In addition to crafting 3D World Lenses to entertain Snapchat’s audience, brands can also create more purpose-driven campaigns, similar to the augmented-reality experiences brands have built using Apple’s new ARKit. For example, a furniture brand could design one for people to see how a couch might look in their home. To help with the production process, Snap’s creative team will work with brands to build their 3D Lens experiences, according to Khan.

References
Peterson, T. (2017, September 28). Snapchat rolls out Sponsored 3D World Lenses, bringing its AR format to advertisers. Retrieved from Marketing Land: https://marketingland.com/snapchat-rolls-sponsored-3d-world-lenses-bringing-ar-format-advertisers-225147

Thursday, September 7, 2017

Facebook blocks Pages sharing fake news from buying ads



Facebook will try to stem the spread of fake news, even if it means cutting off some revenue.

Facebook will block Pages that repetitively publish posts flagged as fake news from buying ads on the social network, the company announced on Monday. “If Pages stop sharing false news, they may be eligible to start running ads again,” Facebook product managers Satwik Shukla and Tessa Lyons wrote in a company blog post.

Facebook already prohibits pages from buying ads that link to articles flagged as fake, through a process involving third-party fact-checkers that Facebook enacted earlier this year. But that policy didn’t wholly prevent fake news publishers from using Facebook as a way to drive traffic, since they could still buy ads linking to non-fake articles on their sites. Now Facebook is extending the penalty.

After being criticized for fueling the rise of fake news leading into last year’s presidential election, Facebook has been stepping up its efforts to tamp down that spread. In addition to working with outside companies like ABC News, PolitiFact and Snopes to confirm or dispute links’ veracity, Facebook has kicked fake news publishers out of its ad network and banned advertisers and Pages that try to camouflage links in ads and posts that violate Facebook’s rules.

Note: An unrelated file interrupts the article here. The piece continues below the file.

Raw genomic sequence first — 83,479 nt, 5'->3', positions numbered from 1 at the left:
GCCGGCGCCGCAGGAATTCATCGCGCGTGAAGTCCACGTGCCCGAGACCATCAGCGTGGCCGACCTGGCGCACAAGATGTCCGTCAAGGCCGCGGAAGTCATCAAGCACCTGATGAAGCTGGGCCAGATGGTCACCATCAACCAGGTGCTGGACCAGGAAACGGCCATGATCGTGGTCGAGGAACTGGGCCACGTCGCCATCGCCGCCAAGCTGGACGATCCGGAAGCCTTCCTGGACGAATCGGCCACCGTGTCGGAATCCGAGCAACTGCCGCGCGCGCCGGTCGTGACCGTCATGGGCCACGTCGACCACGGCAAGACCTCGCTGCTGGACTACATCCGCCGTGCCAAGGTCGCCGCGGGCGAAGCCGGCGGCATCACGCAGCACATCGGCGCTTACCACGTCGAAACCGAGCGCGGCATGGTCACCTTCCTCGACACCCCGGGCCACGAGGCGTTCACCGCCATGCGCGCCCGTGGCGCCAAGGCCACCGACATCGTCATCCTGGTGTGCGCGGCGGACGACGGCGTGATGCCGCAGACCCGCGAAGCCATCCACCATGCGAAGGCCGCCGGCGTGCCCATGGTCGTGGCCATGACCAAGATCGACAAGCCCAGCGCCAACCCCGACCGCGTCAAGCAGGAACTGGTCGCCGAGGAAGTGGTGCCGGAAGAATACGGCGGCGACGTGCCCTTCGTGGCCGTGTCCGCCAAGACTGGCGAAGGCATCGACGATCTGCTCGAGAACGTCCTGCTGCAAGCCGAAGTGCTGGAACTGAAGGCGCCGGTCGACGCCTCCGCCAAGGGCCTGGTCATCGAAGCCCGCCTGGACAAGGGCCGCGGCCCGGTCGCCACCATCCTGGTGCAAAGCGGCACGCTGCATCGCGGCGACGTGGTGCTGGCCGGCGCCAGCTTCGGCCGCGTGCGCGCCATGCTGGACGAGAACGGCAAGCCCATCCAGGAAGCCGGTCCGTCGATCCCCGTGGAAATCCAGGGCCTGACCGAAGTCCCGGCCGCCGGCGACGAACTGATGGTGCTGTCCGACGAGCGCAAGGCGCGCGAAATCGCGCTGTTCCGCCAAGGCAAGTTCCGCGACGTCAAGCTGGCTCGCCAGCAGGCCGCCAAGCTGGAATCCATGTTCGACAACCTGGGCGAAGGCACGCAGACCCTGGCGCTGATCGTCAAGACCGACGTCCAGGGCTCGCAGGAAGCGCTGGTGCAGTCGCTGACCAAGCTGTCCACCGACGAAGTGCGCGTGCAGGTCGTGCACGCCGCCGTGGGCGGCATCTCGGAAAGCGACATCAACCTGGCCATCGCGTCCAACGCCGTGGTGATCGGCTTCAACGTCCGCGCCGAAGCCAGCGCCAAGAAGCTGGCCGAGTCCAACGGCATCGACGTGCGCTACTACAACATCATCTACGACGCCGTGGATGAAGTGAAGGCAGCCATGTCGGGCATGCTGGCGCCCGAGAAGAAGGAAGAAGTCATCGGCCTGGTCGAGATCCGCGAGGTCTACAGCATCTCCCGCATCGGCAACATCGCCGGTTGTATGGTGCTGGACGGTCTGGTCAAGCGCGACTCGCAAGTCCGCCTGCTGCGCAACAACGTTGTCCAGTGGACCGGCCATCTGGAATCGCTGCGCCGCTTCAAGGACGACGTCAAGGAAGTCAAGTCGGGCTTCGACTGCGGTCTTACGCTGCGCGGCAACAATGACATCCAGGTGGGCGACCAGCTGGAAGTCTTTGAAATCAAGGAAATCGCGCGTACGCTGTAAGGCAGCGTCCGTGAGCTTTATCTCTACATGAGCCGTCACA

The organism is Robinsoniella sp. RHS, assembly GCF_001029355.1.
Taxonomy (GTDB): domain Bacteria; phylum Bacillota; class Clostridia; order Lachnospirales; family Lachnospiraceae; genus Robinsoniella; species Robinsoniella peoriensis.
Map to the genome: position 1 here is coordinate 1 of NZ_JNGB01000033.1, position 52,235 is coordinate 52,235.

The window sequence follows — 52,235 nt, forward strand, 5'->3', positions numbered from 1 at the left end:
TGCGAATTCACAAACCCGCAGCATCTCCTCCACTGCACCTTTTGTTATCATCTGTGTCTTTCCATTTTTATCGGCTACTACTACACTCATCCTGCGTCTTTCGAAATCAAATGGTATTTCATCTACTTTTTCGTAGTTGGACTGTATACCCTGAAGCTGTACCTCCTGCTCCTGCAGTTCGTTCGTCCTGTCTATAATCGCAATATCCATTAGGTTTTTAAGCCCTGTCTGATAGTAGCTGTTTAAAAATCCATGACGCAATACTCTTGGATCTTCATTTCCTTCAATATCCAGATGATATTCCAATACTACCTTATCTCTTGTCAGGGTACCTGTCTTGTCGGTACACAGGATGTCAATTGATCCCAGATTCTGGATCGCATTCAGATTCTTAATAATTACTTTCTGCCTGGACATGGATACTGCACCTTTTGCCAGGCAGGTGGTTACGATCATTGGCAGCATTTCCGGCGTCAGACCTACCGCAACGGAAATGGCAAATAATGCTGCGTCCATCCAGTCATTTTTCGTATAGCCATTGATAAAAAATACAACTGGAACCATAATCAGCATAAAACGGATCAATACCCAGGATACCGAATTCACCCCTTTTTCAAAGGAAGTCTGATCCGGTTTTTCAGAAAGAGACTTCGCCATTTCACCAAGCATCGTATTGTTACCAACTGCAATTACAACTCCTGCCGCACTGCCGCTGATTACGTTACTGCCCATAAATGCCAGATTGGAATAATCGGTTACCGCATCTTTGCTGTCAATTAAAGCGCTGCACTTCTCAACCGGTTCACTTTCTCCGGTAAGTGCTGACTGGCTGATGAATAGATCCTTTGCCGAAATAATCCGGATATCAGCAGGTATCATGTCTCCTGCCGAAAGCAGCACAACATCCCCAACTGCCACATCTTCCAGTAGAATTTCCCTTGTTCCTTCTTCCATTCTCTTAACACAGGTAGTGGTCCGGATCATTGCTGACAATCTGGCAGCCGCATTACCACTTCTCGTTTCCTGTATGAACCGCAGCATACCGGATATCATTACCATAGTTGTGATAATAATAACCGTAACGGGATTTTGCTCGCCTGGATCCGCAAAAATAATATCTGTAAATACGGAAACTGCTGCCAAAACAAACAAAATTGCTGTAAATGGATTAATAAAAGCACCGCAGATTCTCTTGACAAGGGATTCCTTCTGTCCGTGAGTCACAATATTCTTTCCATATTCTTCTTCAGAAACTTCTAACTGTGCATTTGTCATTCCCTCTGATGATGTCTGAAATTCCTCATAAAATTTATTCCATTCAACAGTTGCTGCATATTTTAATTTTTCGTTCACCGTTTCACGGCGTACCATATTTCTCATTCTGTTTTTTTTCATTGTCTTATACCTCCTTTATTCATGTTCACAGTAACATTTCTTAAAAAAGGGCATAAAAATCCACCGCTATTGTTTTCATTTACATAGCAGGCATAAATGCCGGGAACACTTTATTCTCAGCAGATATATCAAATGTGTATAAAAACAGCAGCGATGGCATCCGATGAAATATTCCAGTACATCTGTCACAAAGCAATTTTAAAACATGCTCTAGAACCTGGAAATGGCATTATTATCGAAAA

References

Ha, A. (2017, August 28). Facebook says Pages that regularly share false news won’t be able to buy ads. Retrieved from Tech Runch: https://techcrunch.com/2017/08/28/facebook-fake-news-ads/

Tuesday, August 8, 2017

5 Exciting Changes Coming to LinkedIn

LinkedIn’s has been rolling out a ton of new features to help boost the utility and opportunity of the service. Some of them are live right now, and if you’re a regular contributor on the network, you likely have access already.

Here are five of LinkedIn's new changes which are either already available or coming soon - and how they can be of benefit.

1. Multiple Photos in Posts
You can now add more than just one photo to your posts on LinkedIn.


This is a welcome change that should have happened years ago. People use LinkedIn to show off their company culture and events, and trying to squeeze updates into one photo just wasn’t enough. Show off your business with this new feature.

2. Native Video Content
Soon you’ll be able to shoot your videos within the platform.


Users will be able to record video on the LinkedIn app and share it directly to their network. This content could be given priority in the feed (though no one at LinkedIn has confirmed this).

3. Off Network Sharing
In the past, if you shared a Pulse article on another social network, would be readers need to log into LinkedIn to view your content. LinkedIn has decided to go away with this - it appears exclusivity has been trumped by the need to attract more website visitors.

4. Share Drafts
LinkedIn's long form publishing platform is a great place to write and republish content - and now you can have others edit your LinkedIn articles before you hit publish.

If you’re writing for your company page, this makes editing a lot easier for your content team.

5. Disable Comments
Finally, LinkedIn is giving more control to publishers - you can now turn off comments on your posts, helping users eliminate spam and harassment from the social network.

References

Kerby, J. (2017, August 06). 5 Exciting Changes Coming to LinkedIn. Retrieved from Social Media Today: http://www.socialmediatoday.com/social-networks/5-exciting-changes-coming-linkedin